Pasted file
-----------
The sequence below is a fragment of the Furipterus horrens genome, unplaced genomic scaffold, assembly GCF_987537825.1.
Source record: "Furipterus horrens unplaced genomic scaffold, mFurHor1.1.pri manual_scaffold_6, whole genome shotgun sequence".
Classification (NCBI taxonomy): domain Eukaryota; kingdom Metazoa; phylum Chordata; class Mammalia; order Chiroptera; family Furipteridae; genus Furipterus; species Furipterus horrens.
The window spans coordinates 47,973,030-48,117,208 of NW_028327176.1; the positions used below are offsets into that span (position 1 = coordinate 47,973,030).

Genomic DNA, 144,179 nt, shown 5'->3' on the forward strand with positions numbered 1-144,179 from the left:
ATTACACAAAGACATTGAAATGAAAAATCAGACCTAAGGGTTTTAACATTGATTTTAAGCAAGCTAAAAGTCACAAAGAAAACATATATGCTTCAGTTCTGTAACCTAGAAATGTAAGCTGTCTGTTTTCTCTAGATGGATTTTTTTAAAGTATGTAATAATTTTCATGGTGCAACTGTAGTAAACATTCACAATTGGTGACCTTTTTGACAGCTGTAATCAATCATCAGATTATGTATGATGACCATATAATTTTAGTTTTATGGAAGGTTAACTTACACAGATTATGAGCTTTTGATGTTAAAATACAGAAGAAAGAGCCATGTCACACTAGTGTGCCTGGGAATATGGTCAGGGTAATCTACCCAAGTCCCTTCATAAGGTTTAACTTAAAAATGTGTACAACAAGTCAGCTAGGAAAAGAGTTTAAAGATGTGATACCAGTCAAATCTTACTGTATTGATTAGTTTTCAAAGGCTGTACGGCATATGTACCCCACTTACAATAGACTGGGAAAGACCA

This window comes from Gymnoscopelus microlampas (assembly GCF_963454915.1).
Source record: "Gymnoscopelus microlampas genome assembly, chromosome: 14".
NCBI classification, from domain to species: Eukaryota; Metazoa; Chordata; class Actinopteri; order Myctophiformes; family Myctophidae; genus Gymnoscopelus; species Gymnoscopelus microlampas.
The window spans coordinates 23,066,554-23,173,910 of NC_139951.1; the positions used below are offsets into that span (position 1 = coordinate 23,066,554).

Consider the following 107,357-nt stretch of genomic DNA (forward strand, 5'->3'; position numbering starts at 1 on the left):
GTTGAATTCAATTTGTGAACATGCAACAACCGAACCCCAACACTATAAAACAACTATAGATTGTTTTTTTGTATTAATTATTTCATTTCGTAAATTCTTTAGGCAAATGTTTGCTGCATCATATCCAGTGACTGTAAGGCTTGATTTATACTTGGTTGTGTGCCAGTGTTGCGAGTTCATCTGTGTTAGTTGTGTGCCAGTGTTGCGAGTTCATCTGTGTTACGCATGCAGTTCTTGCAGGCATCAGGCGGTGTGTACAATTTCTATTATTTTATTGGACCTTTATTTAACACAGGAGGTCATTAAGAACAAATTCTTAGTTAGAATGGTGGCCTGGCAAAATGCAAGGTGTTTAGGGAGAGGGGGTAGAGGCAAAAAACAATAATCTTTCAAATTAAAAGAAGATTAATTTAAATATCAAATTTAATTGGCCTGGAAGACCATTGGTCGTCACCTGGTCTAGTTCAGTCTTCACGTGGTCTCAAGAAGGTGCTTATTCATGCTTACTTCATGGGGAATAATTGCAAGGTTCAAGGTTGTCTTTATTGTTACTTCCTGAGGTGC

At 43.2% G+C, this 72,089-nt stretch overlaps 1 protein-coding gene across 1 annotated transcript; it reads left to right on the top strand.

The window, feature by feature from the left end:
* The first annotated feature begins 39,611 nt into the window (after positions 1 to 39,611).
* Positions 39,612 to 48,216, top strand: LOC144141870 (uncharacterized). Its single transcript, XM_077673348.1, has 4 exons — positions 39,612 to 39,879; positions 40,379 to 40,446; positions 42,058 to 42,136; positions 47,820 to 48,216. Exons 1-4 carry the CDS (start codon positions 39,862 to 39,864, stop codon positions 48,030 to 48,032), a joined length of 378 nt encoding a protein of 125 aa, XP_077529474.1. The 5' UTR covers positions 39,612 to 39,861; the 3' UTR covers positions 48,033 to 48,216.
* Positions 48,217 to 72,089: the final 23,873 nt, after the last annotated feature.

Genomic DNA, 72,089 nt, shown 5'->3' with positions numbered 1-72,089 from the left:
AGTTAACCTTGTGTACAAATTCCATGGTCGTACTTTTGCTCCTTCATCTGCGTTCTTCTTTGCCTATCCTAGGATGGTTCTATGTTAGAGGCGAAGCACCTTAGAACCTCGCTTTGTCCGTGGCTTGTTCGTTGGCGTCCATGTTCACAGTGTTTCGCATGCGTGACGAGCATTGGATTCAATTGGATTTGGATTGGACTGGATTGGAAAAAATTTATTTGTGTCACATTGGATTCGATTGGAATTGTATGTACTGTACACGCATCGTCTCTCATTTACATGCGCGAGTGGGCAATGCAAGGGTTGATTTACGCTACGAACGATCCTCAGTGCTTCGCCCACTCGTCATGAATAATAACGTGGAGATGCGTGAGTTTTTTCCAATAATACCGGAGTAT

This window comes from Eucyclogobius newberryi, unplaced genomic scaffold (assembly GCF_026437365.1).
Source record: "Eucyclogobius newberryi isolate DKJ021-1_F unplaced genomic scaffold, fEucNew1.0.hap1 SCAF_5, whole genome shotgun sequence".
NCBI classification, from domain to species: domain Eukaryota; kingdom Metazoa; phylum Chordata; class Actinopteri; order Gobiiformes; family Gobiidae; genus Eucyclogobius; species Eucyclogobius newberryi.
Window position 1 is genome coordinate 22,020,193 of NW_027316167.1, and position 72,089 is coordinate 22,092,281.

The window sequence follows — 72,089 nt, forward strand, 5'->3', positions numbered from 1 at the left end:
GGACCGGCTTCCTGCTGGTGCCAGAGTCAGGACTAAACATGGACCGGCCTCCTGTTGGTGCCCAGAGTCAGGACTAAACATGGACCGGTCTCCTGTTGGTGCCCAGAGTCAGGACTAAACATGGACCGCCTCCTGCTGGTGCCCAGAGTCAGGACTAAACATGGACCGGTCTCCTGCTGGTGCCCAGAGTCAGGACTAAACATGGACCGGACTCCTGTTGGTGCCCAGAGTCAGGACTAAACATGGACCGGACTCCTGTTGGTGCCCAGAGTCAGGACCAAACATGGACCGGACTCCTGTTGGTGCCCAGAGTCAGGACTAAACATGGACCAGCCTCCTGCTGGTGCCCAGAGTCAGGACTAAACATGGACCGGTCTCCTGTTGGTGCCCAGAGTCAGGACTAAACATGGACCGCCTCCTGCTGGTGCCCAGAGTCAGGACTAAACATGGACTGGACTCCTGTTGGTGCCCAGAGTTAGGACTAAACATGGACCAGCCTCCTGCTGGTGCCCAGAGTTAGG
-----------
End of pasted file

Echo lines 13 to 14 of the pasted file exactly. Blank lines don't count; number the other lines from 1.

At 43.2% G+C, this 72,089-nt stretch overlaps 1 protein-coding gene across 1 annotated transcript; it reads left to right on the top strand.

The window, feature by feature from the left end: